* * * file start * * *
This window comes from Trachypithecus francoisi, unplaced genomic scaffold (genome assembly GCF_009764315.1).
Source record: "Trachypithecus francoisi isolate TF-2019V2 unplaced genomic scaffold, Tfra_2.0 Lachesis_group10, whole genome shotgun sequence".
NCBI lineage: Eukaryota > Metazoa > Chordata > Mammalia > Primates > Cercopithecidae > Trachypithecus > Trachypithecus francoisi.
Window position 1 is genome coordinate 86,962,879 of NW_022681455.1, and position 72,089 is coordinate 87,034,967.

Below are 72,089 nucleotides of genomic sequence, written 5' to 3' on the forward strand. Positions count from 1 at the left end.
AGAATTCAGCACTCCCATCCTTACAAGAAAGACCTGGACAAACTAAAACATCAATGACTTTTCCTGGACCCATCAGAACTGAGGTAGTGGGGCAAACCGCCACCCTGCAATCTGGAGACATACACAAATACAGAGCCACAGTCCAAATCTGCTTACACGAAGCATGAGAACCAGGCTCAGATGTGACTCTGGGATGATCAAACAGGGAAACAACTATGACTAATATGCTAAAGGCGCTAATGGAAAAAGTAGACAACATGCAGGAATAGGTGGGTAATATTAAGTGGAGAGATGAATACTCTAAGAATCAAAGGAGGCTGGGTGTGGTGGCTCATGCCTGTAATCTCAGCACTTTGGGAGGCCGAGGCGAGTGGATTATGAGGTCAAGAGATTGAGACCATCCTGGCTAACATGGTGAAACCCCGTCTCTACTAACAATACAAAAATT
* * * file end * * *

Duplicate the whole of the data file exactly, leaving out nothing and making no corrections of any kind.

This window comes from Trachypithecus francoisi, unplaced genomic scaffold (genome assembly GCF_009764315.1).
Source record: "Trachypithecus francoisi isolate TF-2019V2 unplaced genomic scaffold, Tfra_2.0 Lachesis_group10, whole genome shotgun sequence".
NCBI lineage: Eukaryota > Metazoa > Chordata > Mammalia > Primates > Cercopithecidae > Trachypithecus > Trachypithecus francoisi.
Window position 1 is genome coordinate 86,962,879 of NW_022681455.1, and position 72,089 is coordinate 87,034,967.

Below are 72,089 nucleotides of genomic sequence, written 5' to 3' on the forward strand. Positions count from 1 at the left end.
AGAATTCAGCACTCCCATCCTTACAAGAAAGACCTGGACAAACTAAAACATCAATGACTTTTCCTGGACCCATCAGAACTGAGGTAGTGGGGCAAACCGCCACCCTGCAATCTGGAGACATACACAAATACAGAGCCACAGTCCAAATCTGCTTACACGAAGCATGAGAACCAGGCTCAGATGTGACTCTGGGATGATCAAACAGGGAAACAACTATGACTAATATGCTAAAGGCGCTAATGGAAAAAGTAGACAACATGCAGGAATAGGTGGGTAATATTAAGTGGAGAGATGAATACTCTAAGAATCAAAGGAGGCTGGGTGTGGTGGCTCATGCCTGTAATCTCAGCACTTTGGGAGGCCGAGGCGAGTGGATTATGAGGTCAAGAGATTGAGACCATCCTGGCTAACATGGTGAAACCCCGTCTCTACTAACAATACAAAAATT